"In the Gay Nineties New York had grown up into bustles and balloon Sleeves ... but The Bowery had grown younger, louder and more rowdy until it was known as the 'Livest Mile on the face of... See full summary »
In the 1920s Pat Jackson destroys a Chinese post and is discharged from the Navy. Li Po Chang hires him to run a gunboat up the river. He drops Wildeth off at a mission for safety, but when... See full summary »
After graduation from Hampden University, Bill "Lightning" Graham, a football star, and Ann Carver, who just passed her bar exam, marry. Instead of pursuing a career in law, Ann takes on ... See full summary »
"In the Gay Nineties New York had grown up into bustles and balloon Sleeves ... but The Bowery had grown younger, louder and more rowdy until it was known as the 'Livest Mile on the face of the globe' ... the cradle of men who were later to be famous." The scene opens in a saloon named "Nigger Joe's" ... Written by
Michael Crew <firstname.lastname@example.org>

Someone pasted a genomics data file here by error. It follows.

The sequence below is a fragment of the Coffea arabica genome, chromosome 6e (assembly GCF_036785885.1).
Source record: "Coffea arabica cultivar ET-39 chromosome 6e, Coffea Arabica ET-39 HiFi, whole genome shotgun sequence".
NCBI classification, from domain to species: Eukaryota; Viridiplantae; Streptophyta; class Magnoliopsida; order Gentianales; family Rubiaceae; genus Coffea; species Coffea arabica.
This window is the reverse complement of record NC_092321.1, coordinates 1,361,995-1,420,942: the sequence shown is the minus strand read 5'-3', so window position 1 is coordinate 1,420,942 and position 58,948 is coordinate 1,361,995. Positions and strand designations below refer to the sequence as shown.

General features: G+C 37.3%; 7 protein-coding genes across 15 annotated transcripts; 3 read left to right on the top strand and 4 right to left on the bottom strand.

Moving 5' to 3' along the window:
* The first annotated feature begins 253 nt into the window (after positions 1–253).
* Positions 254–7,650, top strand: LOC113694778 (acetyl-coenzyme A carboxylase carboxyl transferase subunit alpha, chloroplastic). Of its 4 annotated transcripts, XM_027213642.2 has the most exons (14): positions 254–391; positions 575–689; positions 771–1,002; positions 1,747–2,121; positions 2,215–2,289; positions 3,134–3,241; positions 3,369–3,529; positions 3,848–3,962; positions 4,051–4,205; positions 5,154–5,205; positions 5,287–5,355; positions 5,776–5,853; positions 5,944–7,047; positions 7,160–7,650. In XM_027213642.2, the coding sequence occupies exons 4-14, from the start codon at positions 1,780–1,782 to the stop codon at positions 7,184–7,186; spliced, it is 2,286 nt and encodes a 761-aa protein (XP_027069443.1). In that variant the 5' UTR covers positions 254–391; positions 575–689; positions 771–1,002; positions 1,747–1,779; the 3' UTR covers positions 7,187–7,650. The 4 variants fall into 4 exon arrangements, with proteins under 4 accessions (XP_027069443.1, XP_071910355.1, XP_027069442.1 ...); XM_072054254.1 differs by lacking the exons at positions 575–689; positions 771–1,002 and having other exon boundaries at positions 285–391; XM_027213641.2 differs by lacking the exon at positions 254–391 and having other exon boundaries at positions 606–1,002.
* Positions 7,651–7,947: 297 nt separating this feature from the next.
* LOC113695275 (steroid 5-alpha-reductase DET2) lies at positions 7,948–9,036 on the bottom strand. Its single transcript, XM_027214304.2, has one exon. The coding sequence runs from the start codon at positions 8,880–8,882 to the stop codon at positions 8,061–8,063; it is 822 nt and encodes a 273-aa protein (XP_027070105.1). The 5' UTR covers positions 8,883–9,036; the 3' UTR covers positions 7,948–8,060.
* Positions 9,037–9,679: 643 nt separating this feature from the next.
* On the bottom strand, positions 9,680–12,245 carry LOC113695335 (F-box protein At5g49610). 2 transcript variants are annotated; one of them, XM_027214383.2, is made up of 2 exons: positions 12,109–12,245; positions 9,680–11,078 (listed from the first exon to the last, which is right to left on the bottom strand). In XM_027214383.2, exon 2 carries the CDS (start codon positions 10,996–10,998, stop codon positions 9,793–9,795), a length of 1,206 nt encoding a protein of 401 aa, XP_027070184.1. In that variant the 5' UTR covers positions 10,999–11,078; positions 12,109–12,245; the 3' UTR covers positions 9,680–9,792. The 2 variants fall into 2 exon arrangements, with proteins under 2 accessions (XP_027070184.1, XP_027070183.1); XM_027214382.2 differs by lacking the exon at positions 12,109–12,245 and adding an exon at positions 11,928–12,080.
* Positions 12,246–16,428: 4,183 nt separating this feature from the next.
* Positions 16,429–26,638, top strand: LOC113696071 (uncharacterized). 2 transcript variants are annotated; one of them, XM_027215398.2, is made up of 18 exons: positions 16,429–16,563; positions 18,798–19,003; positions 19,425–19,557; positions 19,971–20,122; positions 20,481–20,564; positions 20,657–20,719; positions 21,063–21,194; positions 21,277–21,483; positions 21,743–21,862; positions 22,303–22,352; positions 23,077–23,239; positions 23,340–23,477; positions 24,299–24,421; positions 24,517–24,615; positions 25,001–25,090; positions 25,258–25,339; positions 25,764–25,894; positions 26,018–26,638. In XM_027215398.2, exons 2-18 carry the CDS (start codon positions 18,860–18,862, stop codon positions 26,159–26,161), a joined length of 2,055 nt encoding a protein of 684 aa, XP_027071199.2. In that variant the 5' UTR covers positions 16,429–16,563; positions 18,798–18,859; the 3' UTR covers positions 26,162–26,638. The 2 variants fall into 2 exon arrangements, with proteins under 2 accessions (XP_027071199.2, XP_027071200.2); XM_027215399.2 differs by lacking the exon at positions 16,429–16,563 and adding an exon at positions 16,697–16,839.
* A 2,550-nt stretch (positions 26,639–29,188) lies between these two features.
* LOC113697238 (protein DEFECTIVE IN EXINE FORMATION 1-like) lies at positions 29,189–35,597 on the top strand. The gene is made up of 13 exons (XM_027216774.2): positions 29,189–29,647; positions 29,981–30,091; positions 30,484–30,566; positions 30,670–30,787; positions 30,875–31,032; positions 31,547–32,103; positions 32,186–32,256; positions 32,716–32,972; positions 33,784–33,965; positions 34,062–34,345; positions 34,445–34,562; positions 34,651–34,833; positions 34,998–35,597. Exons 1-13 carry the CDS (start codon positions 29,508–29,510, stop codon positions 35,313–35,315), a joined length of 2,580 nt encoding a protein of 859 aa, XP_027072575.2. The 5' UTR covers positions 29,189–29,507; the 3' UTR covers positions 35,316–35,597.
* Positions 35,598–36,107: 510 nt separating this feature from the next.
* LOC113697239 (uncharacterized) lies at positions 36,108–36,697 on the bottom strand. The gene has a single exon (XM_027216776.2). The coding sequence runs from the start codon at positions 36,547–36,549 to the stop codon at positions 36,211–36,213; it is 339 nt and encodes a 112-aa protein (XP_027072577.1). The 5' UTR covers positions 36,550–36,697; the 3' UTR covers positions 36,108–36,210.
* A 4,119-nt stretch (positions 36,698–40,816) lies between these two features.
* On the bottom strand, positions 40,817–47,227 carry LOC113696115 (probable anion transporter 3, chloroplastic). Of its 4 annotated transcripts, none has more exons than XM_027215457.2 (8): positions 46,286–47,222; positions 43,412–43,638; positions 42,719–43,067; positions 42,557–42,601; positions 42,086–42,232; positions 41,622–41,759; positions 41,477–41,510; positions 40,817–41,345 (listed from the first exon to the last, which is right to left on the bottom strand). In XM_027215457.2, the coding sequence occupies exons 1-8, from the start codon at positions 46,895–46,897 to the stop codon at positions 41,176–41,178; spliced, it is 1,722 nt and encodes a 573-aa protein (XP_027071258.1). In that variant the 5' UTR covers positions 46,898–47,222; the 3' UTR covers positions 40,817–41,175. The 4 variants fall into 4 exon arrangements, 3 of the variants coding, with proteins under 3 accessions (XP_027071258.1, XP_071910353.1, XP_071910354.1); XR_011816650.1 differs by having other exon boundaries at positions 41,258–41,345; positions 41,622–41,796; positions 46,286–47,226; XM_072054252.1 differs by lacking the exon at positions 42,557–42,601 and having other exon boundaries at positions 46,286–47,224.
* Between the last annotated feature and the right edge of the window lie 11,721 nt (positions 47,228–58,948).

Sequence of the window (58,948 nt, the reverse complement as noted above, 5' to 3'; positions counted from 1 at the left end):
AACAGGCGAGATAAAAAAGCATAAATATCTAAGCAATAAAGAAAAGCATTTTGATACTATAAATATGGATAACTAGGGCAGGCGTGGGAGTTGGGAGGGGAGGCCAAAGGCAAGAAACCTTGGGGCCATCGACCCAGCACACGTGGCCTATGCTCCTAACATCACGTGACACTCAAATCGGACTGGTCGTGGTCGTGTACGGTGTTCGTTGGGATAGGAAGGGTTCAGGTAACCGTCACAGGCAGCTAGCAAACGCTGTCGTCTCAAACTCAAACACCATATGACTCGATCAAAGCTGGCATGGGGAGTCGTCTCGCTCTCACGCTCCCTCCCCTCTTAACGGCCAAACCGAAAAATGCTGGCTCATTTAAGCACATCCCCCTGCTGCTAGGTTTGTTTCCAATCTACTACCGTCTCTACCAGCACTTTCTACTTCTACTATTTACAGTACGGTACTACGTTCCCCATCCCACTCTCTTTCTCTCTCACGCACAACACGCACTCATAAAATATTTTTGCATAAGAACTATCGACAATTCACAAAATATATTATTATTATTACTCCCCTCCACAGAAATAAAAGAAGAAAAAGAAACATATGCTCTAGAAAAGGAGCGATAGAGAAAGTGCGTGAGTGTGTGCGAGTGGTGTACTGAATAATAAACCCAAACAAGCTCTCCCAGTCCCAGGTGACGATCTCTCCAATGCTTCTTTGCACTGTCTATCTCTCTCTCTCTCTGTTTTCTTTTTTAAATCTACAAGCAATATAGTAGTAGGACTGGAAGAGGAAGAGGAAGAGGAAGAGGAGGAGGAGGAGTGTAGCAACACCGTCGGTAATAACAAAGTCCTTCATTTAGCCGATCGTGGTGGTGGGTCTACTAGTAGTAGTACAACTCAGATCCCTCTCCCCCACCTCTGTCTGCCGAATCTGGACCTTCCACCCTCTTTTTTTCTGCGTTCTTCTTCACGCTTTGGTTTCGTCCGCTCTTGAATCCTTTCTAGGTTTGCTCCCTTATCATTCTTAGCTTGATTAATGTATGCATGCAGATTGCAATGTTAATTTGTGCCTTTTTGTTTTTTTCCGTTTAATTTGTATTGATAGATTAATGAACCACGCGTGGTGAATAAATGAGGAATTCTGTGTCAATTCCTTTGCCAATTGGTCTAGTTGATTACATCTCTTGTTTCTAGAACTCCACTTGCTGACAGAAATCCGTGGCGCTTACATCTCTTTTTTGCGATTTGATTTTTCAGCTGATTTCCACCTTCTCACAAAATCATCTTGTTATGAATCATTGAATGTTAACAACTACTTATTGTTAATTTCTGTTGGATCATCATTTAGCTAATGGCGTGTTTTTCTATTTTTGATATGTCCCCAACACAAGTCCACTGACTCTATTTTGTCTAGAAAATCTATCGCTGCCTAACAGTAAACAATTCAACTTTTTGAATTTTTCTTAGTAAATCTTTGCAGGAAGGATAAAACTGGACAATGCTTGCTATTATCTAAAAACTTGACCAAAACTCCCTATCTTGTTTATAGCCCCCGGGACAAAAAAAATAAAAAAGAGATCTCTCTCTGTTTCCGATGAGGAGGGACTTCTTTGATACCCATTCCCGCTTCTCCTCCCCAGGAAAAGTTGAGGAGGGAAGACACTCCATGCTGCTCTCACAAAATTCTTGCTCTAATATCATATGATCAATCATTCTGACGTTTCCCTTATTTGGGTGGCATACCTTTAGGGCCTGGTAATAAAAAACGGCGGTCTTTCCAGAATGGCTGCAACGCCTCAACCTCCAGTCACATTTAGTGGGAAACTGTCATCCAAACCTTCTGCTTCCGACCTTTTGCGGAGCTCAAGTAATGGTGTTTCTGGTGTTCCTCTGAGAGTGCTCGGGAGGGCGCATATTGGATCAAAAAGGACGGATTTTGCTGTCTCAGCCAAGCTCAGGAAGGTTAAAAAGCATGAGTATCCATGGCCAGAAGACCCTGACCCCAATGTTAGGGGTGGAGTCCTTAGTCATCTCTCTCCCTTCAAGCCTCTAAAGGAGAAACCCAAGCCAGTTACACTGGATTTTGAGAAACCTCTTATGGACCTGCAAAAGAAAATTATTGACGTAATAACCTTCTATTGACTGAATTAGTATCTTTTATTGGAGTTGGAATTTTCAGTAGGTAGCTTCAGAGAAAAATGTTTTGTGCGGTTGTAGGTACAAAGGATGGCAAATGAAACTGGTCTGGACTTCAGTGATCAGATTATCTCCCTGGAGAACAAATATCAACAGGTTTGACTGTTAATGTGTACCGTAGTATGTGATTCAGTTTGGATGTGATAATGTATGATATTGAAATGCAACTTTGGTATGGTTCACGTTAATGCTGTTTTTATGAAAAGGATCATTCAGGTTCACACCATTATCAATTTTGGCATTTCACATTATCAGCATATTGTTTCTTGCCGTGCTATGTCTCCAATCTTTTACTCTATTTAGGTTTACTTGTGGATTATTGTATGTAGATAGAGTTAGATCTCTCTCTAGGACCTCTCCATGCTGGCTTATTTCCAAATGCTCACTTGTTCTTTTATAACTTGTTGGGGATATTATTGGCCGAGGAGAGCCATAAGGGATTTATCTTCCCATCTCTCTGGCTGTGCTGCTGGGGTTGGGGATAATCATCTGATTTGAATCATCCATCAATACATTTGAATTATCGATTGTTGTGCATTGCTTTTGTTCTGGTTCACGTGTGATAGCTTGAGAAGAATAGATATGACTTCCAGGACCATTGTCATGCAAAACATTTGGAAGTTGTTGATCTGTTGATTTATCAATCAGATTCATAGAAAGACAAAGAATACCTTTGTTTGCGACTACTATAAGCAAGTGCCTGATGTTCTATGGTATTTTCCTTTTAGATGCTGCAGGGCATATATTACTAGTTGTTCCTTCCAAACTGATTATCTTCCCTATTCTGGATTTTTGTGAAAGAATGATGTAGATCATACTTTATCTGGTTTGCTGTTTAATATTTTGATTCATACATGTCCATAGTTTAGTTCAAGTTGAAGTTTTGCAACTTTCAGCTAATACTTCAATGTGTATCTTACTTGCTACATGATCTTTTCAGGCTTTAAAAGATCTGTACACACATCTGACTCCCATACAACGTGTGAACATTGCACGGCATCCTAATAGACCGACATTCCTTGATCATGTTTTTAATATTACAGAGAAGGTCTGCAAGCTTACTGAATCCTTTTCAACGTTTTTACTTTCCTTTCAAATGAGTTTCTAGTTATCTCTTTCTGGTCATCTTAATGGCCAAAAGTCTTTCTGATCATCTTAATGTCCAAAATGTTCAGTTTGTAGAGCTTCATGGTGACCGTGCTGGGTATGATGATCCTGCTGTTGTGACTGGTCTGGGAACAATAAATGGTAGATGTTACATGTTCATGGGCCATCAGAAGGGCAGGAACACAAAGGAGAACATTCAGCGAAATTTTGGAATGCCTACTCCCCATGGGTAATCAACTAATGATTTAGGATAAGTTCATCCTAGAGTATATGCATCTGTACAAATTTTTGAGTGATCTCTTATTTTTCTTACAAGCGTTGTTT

George Raft and Wallace Beery were at odds during filming. According to Raft, before the fistfight scene, Beery asked Raft to let him throw the first punch and then proceeded to sucker-punch Raft, knocking him out for several minutes. "When I came to I got up and called him everything I could think of," Raft said. They then fought for real, and the crew had to break it up. See more »
The name of George Raft's character, "Steve Brodie," is misspelled "Brody" in the opening credits. See more »
High energy Raoul Walsh classic from 1933, The Bowery places saloon owner and operator Wallace Beery against bitter rival and dandy, George Raft, with adopted street kid Jackie Cooper and good looking Faye Wray in roles that play in between their big rivalry. It's not clear exactly what the rivalry is all about, but everyone follows it in the daily tabloids. Plenty of wisecracks at the beginning, but the characters soften up as the film progresses. Apart from that is the sheer exuberance of the scenes in Beery's saloon. The various characters, sexy chorus line, lots of drinking, a perfect creation of a den of iniquity not too refrained by so-called pre-code restrictions, and then later come the Carrie Nations led by Carrie Nation herself. It all creates a very vivid picture of a life that's long gone. I don't like to compare eras, but this film is completely and totally different from anything one would see today. The film has plenty of heart and long lost innocence and is absolutlely a must see.
3 of 3 people found this review helpful.
Was this review helpful to you?